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Resilience Keeps Us on the Face of the Wave

Rod Salm 11/15/2012

photo: cpliler/flickr

In the course of regularly grappling with resilience questions, many of which Rebecca Benner has posed, I have found three elements of ecosystem resilience that keep surfacing: stress resistance, recovery and adaptation. For coral reef resilience, we focus principally on the resistance and recovery elements in the face of thermal stress. We have yet to monitor and manage for adaptation. My answers to her questions will reflect that experience.


Why should we do resilience analyses — and do these need to do more than indicate where resilient places are? “Where” is important. It enables us to: (a) build resilient habitats into conservation planning as foundations for broader conservation planning; (b) help direct development along sustainable pathways by avoiding these resilient areas; and (c) focus management efforts on places with best potential for persistence.

Are “adaptive capacity” and “resilience” synonymous? Not fully. Resistance and recovery are central to the way we manage reefs, design MPA networks and deliver training. We monitor, measure and manage reefs to maintain status quo rather than to enhance acceptable levels of change — an arguably flawed approach in a rapidly changing world. However we define resilience, we should capture all three elements: resistance, recovery, adaptive capacity.

What do we do with resilience: build, enhance or protect it? We need to manage to restore, enhance and protect resilience. And we may well need to expand to proactive interventions that bolster the coastal protection functions of natural systems (as with oyster reefs) or change water chemistry to buffer the impacts of ocean acidification.

Should we take similar approaches in marine, terrestrial and freshwater systems? I’m comfortable advocating that we do need to enhance or build and protect resilience in all systems. In the marine world, we protect resilient areas because these provide sources of seed to repopulate the susceptible areas in times of stress. This approach surely would apply to all systems. These refugia form the core of our conservation investment, our blue chips. And Rebecca is correct: We need to build out from these or embed them into broader management frameworks, as indeed we are doing through our “reef to ridges” approach that links reef and watershed management.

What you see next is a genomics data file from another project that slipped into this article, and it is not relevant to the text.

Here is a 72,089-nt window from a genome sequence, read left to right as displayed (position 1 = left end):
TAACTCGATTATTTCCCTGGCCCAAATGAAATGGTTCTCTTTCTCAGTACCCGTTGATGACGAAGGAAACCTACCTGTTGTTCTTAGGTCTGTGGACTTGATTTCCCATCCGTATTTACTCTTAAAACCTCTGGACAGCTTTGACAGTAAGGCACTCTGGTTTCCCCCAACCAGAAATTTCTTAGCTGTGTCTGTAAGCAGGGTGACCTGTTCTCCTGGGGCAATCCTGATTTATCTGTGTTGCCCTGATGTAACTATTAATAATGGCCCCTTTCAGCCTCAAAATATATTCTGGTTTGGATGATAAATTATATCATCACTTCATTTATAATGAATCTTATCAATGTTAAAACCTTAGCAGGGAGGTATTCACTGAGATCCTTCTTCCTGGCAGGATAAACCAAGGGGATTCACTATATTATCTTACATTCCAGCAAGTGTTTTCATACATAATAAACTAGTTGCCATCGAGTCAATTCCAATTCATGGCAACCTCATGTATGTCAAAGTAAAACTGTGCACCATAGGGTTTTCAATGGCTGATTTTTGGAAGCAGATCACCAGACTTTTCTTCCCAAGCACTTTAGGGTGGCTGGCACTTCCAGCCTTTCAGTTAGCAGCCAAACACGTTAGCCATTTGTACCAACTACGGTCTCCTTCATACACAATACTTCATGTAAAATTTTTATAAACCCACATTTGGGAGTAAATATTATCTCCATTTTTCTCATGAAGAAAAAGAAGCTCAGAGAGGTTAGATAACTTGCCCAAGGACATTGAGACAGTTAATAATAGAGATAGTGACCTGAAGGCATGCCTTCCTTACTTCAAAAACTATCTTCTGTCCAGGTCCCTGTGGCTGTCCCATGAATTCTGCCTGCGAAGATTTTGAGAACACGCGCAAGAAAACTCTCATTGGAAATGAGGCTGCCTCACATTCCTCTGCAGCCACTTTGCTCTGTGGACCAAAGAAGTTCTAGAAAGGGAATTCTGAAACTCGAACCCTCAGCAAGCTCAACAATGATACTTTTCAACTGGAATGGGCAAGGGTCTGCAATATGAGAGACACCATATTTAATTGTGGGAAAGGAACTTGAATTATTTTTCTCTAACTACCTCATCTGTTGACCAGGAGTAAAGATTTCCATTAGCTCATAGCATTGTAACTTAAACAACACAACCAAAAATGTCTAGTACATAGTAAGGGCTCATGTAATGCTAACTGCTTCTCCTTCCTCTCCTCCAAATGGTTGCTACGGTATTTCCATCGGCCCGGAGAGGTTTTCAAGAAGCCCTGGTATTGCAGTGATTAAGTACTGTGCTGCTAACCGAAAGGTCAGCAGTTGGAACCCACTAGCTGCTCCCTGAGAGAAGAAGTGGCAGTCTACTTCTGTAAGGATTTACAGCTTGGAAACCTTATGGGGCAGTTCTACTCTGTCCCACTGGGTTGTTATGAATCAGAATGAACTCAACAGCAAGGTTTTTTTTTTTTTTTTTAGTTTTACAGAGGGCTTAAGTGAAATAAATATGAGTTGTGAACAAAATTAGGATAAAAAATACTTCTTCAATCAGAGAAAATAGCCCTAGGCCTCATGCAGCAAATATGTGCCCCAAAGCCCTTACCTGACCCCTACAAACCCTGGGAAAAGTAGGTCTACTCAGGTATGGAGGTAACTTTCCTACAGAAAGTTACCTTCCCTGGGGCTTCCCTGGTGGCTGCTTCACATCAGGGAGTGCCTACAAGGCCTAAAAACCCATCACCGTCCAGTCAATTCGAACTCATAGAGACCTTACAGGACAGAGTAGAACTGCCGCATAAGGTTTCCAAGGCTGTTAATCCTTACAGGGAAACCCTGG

Is resilience a site-specific topic and not useful as a generalized framework? Our coral reef work shows that site specificity provides the nuance and the generalized framework still remains useful. We need a larger toolbox of case studies of applications to help us adapt our approaches at different sites.

We do need to accept that resilience is a little-understood concept in which new knowledge regularly changes the way we think. This poses the question Rebecca did not ask: if there are so many unknowns, should we bother? I am not at all put off that different efforts to model climate change impacts and vulnerability yield sometimes very different results, that the indicators of resilience are constantly being modified, and that analysis of these indicators can yield different rankings depending on how they are combined. Each new attempt and each iteration of an old one yields more information to help us hone our efforts.

For now, a good approach would seem to be:

  • Capture the variability in resilience among habitats by including multiple replicates of all habitat types into conservation area networks and separating these widely apart to reduce the risk of any stress event taking out all protected examples of one habitat.

  • Choose larger areas for protection over smaller to capture a) the variability of resilience within habitats and, at the same time, b) any uncertainty and acclimation in stress response. By investing time and effort in large areas, we are more likely to capture all pieces of the different patterns that make up the mosaic of how ecosystems will respond at the local, management-scale level to such large stress events as heat stress, rainfall changes, storms and acidification.

  • Protect naturally resistant refugia.

  • Develop better field indicators for identifying resilience.


Rod Salm is the senior advisor for science and strategies in the Indo-Pacific Division of The Nature Conservancy.